3) Avoid showing items in repair cycle as available: Once the faulty part is returned to inventory and is back we have to make sure that such an item is not shown as available to issue. Many a times it happens that in when I look up for on-hand stock it shows up as available and I go to store to get it issued only to find that it is in the repair cycle and there are no items on shelf. To facilitate this, provisions can be made in the inventory management system which show these items as in-stock but not ready to use. Most of the inventory management systems have provisions to have various statuses for on-hand stock .For example RH- To indicate repair hold, Active - To indicate as ready to use, RV - To indicate repair at vendor site etc.
4)Tracking items in repair cycle: More often than not an item sent to the supplier for repair is easily forgotten by the inventory management team if they are not enabled to keep track of repairs. In their day to day operations while managing Min-Max related requisitions it is difficult to isolate a single item which might have gone for repair unless there is an indication of the same. The other option is to ensure that such items are serialized in your inventory management system. Along with this use the on-hand stock statuses indicated above to clearly differentiate items out for repair at vendor site using a weekly report which is published to inventory management team. This helps continuous monitoring of such items and enables proper tracking.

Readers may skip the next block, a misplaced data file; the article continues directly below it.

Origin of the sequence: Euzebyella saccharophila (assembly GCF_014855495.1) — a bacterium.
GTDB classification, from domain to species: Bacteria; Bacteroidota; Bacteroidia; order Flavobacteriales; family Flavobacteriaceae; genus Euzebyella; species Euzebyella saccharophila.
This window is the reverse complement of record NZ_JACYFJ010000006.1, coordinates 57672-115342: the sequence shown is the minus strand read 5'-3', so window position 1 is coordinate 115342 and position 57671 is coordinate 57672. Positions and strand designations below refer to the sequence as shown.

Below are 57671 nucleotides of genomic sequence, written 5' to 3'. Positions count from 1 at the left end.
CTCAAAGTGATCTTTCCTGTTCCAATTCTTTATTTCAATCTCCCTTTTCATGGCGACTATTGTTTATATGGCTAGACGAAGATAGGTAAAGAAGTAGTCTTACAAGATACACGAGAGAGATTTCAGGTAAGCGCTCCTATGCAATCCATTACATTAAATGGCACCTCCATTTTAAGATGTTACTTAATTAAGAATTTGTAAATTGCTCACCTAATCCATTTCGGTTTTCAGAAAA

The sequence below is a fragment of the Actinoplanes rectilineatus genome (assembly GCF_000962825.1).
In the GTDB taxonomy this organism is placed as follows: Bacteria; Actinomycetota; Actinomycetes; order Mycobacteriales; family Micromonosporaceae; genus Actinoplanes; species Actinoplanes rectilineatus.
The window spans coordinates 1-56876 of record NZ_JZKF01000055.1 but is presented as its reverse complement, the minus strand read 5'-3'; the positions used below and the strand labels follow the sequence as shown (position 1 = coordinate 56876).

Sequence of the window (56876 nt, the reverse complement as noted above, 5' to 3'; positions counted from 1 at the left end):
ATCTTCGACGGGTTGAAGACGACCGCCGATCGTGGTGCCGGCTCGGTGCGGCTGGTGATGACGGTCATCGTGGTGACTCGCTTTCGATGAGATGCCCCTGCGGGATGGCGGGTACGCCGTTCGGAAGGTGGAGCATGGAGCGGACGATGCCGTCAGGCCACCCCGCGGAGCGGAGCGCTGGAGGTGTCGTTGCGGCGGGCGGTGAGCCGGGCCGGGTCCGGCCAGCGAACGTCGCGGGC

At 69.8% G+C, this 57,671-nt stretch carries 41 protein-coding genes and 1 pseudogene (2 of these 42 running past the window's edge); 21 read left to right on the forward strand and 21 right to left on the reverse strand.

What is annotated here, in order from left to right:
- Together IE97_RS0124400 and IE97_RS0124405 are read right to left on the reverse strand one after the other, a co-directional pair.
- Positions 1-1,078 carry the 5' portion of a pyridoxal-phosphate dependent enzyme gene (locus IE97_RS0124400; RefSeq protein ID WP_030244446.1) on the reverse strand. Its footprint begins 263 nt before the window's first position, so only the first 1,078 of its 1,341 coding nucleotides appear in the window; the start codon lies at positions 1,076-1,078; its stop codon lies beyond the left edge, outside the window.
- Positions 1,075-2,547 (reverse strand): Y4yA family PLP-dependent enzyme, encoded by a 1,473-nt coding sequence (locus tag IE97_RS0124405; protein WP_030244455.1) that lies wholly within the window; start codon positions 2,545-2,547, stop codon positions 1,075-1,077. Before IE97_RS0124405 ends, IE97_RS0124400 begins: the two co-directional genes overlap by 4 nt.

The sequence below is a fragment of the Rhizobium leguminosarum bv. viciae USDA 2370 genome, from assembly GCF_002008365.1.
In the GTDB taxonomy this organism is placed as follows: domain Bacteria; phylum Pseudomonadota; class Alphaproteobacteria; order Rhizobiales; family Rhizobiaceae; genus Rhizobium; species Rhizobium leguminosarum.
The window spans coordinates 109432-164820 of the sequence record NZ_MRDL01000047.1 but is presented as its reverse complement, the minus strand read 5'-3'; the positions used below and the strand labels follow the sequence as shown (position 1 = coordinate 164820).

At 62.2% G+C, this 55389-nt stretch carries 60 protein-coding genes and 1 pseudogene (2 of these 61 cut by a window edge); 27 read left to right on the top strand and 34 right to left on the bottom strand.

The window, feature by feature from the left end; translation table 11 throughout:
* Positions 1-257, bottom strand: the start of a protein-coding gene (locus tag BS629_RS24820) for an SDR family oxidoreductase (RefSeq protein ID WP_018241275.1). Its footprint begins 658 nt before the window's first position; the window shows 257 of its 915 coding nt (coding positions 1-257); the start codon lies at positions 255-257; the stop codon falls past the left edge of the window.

5) Apportioning repair costs: The issue related to apportioning the repair cost of an item is relatively an easy one to solve. It is a matter of ensuring that your operations team is made aware that the cost has to be borne by their cost center and informing the team managing the repair cycle to choose the correct operations cost center on repair requisitions. Once these 2 things are taken care of, the cost will get tracked appropriately. Of course buy in from operations management team is a prerequisite to this as well.
6) Proper reporting of assets in balance sheet: An item in the repair cycle is still an asset for the organization till the point it is declare as unfit for use and scrapped. Hence it becomes an audit finding if the valuation of such parts are not shown in your balance sheet. To ensure that you correctly state your inventory value, having a provision to take back your repairable assets into your inventory first and then sending them across for the repair cycle becomes very important.
In summary the Repair and Return process in an organization can be streamlined if we can adopt the following steps.
Step 1: Having an integrated Asset & Inventory management system with capabilities to track serialized items and producing operational reports to enable tracking for such items.
Step 2: Incentivizing returns by ensuring that the operations cost center gets back the credit on returning the faulty repairable items is the next step. This will also address the issue of including such parts in inventory valuation.
Step 3: Properly training the inventory management team to use appropriate cost centers for repair services.
Step 4: Ensuring that the items in repair cycle are not visible for other departments as available to use.